• If students are nominated, take time to ensure that the program is still a good fit, that you all understand the SCU pricing levels and out of pocket expenses associated with the program before confirming participation. Once students confirm participation they will then be assessed a $500 SCU withdrawal fee plus any unrecoverable costs if they withdraw from the program.
    • Visit the prepare page of the SCU Study Abroad website.
  • 3-6 months before studying abroad
    • Apply for a passport or confirm the existing passport’s validity (must be valid 6 months after the conclusion of the study abroad program)
    • Research student visa requirements
    • Learn about host culture, language, history, etc.
    • Assist in making flight arrangements
    • Schedule any doctor appointments and/or make arrangements for needed immunizations
    • Ask students to share with you information they receive from their study abroad program (most communication to students will come directly from the study abroad program provider and not from the SCU study abroad office)
  • 1-3 months before studying abroad
    • Encourage student to let their bank know that they will be out of the country
    • Make copies of their documents
    • Plan how and when you will communicate with each other
    • Work with them to understand packing restrictions and airline weight limits
    • Know when and how students will be billed for study abroad experience

It is important to look at the cost of study abroad when researching programs as some programs are similar in cost to attending SCU and others can be thousands of dollars more. Each program in the database will have a pricing level between A and F. All programs that take place during the academic year (fall, winter or spring quarters) are charged SCU tuition. Based on the type of program a student chooses to participate in, an additional program fee that includes basic housing will be added to the SCU tuition costs. You can find current SCU study abroad pricing levels here and pricing levels for programs can be found in the program database. Students on exchange programs will only be charged SCU tuition as they will make their own housing arrangements for their program and pay the housing provider directly. About sixty-five percent of our programs are level B or C programs (close to the cost of attending SCU and living on campus).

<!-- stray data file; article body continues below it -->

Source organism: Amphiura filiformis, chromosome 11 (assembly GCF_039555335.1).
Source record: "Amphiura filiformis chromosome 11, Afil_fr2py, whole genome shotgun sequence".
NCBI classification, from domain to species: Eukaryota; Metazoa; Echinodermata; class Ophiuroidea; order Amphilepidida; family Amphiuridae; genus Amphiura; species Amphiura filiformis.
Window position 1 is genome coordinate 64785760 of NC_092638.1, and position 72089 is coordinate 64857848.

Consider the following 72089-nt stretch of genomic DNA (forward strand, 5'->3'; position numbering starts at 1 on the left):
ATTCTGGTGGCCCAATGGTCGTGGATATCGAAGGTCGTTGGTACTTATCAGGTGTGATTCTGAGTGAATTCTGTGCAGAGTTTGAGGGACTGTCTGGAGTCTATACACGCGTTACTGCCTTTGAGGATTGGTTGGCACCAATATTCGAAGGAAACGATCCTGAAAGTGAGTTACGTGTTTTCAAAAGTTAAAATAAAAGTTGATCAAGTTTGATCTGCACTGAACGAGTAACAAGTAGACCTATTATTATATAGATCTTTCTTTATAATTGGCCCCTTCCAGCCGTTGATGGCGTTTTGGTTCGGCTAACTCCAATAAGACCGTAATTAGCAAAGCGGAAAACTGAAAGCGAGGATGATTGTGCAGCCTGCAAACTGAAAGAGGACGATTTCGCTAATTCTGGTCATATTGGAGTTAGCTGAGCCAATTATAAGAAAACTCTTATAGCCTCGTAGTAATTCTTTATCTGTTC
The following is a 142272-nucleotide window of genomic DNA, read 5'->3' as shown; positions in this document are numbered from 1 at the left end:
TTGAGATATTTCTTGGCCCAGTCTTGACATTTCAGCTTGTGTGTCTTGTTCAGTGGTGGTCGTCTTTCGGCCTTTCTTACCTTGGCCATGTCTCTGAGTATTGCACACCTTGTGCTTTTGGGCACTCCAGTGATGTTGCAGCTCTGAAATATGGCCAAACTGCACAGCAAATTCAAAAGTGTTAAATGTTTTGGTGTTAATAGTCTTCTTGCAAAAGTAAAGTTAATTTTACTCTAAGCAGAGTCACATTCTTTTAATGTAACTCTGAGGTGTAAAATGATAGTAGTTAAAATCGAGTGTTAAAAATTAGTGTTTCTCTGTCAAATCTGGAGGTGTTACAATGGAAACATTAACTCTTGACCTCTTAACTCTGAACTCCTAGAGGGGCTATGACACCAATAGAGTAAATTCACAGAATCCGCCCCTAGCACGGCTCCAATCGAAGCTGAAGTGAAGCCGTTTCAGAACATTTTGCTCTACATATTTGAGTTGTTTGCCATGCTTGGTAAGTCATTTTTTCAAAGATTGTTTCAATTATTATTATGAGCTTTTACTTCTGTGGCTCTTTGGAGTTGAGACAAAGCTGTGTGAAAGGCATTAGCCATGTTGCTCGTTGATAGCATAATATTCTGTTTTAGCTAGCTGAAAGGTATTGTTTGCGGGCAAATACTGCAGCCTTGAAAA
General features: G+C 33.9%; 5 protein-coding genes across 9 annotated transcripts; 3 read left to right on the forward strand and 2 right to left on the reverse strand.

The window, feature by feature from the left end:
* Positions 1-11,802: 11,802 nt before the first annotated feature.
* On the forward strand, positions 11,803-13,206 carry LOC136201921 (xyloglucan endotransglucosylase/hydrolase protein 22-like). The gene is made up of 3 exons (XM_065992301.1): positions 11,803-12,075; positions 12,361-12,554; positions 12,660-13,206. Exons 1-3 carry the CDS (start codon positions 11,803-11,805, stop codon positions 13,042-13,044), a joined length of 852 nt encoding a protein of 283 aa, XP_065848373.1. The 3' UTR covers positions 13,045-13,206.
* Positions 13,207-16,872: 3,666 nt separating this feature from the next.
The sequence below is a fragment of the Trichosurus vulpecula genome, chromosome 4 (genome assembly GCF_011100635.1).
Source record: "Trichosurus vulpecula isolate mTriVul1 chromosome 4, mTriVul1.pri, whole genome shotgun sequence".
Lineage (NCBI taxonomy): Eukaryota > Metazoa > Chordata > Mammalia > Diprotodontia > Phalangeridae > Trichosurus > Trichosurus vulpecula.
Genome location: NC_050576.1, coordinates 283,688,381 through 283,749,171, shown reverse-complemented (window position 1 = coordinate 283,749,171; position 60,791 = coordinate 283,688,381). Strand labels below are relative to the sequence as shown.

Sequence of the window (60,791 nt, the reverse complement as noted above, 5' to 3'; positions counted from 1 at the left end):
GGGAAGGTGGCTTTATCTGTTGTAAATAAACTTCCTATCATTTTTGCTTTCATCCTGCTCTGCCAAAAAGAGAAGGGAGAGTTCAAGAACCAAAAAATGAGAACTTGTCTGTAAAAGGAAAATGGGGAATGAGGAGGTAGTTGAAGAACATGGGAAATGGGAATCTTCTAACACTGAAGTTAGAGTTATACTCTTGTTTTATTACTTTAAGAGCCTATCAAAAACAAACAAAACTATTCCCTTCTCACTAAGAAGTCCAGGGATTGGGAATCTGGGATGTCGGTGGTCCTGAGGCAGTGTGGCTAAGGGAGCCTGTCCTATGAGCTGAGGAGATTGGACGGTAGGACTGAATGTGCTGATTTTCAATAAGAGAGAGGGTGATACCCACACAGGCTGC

Students on SCU study abroad programs are fortunate that SCU allows all financial aid to travel with students while abroad. For students participating on semester programs is should be noted that programs are on average 5-6 weeks longer than SCU’s quarter and fall participants will come back with more quarter units than they would receive while at SCU.

Students are responsible for paying program application fees, but should not make deposit payments to their study abroad program. SCU will pay their program deposits. Partners will also bill SCU directly for the basic costs of the students’ program; costs associated for upgrading (single rooms, housing options with additional fees, etc.) and additional course fees will be billed directly to the student. SCU will bill the student account the appropriate pricing level. Study abroad billing follows the regular SCU payment deadlines:

Fall – August 21

Winter – December 21

Spring – March 21

Please note that southern hemisphere programs in the fall, usually begin in July but payments for the program are not due until August 21.

Students on summer programs are billed in one of two ways: